On Oct. 16, researchers announced security flaws in IEEE 802.11 wireless (Wi-Fi®) networks. The flaw appears to affect nearly all wireless clients, and it is usually implemented by the operating system vendor. All major operating systems’ clients are vulnerable, with varying degrees of impact. Specifically, the flaw affects the handshake processes defined in the robust security network association (IEEE 802.11i-2004), or what is commonly known as “Wi-Fi Protected Access 2” (WPA2) from the Wi-Fi Alliance.
The most notable issue is the discovery of flaws in the way the client (supplicant) handles the replay of data packets from the access point (authenticator) during the four-way handshake process. The flaws affect networks using pre-shared keys as well as enterprise networks performing IEEE 802.1X authentication. In most circumstances, an attacker might be able to decrypt arbitrary packets from the victim client. If the transport protocols are secure – such as those employing cryptographic protocols – the data would still be encrypted to the attacker. In some circumstances, attackers might be able to decrypt and inject traffic in networks using older encryption. The mishandling of replayed data packets is both an oversight in strictly specifying the client's state machine in the 802.11 standard, as well as a failure of client software to implement declarative statements in the 802.11 standard.
Additional attacks were found in the PeerKey, group key, and fast basic service set (BSS) transition handshakes as well. Together, the authors of the research refer to these as key reinstallation attacks (KRACKs). These vulnerabilities allow the key stream to be reset and allow cryptographic replay attacks through the reuse of cryptographic nonce values. Reuse of nonce values is prohibited in the protocol, but when poorly implemented by client software, it does not handle this situation appropriately. According to Mathy Vanhoef’s research, the execution of the attacks required a man-in-the-middle attack. The fast BSS handshake does not require a man-in-the-middle attack, so it is even more vulnerable to the KRACK attack. That extra step can be removed, adding to the complexity of this attack.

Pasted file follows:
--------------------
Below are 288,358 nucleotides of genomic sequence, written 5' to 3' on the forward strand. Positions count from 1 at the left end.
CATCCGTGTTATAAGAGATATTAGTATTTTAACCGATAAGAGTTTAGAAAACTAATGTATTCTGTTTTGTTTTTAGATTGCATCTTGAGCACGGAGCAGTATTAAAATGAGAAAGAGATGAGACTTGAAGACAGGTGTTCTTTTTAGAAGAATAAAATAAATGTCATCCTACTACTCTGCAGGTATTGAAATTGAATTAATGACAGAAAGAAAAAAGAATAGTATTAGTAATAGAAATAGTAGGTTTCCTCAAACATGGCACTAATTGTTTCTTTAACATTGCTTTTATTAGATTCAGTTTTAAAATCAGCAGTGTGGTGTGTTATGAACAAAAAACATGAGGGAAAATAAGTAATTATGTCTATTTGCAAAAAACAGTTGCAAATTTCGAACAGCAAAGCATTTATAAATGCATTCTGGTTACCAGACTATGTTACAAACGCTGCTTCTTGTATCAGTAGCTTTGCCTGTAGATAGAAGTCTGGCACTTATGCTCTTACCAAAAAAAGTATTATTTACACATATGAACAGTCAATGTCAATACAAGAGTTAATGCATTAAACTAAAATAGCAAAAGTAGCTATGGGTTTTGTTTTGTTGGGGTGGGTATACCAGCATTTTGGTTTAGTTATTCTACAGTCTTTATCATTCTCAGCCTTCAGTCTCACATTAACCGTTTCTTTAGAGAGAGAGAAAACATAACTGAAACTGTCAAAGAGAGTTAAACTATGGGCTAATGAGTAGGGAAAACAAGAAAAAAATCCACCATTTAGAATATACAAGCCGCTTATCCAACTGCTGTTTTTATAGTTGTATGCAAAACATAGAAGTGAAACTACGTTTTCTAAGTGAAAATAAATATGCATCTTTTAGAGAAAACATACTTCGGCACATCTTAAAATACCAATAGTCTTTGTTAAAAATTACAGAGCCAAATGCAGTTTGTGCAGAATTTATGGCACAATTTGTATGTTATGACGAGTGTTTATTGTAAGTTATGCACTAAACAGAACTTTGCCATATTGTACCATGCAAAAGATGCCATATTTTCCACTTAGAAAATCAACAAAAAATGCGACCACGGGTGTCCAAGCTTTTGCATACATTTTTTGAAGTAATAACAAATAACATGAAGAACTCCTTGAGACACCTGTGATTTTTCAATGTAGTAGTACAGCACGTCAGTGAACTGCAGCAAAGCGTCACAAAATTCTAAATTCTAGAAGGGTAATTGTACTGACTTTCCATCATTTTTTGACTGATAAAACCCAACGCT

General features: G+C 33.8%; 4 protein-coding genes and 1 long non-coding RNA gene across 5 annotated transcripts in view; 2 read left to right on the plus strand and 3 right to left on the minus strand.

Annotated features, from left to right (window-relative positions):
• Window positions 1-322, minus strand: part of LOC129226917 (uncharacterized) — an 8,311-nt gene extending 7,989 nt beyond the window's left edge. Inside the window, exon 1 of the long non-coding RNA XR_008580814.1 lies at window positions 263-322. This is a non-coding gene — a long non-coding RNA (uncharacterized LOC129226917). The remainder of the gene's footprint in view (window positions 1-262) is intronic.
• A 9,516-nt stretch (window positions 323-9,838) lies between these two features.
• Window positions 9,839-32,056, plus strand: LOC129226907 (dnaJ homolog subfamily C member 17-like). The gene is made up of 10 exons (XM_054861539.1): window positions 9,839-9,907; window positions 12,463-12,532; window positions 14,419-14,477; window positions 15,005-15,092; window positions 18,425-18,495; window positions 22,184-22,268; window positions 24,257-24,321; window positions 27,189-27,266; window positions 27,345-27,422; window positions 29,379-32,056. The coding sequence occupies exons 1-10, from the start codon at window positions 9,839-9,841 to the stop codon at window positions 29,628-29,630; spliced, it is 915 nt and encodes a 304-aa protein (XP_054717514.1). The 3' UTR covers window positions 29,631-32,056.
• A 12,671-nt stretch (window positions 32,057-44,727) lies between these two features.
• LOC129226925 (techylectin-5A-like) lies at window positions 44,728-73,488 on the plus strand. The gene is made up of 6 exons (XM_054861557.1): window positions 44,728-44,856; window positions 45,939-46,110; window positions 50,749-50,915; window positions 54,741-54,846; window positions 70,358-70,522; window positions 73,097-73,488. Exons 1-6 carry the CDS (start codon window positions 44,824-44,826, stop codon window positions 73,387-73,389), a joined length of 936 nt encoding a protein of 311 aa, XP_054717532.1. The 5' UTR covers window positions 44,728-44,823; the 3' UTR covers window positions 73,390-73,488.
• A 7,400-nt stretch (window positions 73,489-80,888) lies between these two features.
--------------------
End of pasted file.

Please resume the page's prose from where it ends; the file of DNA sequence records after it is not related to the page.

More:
The authors have been working with major software vendors to fix the flaws over the past several months. Major vendors have already released fixes to their wireless clients. Of the software that is vulnerable, the platforms of most concern are Android™ and Linux™, which rely on the wpa_supplicant client code. The wpa_supplicant was found vulnerable to all of the KRACK attacks and in some versions even allows a key with all zeros to be reinstalled. Client software on Apple iOS™ and Microsoft™ Windows™ operating systems appears to be the least affected, only allowing the group key handshake to be attacked. It is worth noting that the group key, shared by all clients, was already a known concern in WPA2.
Any organization with wireless networks should be concerned. Vanhoef, who discovered the KRACK attack, stated it simply: “… if your device supports Wi-Fi, it is most likely affected.” Several resources exist for organizations to determine if they have been affected. The Carnegie Mellon University Computer Emergency Readiness Team (CERT) offers this list of vendors that might or might not be affected.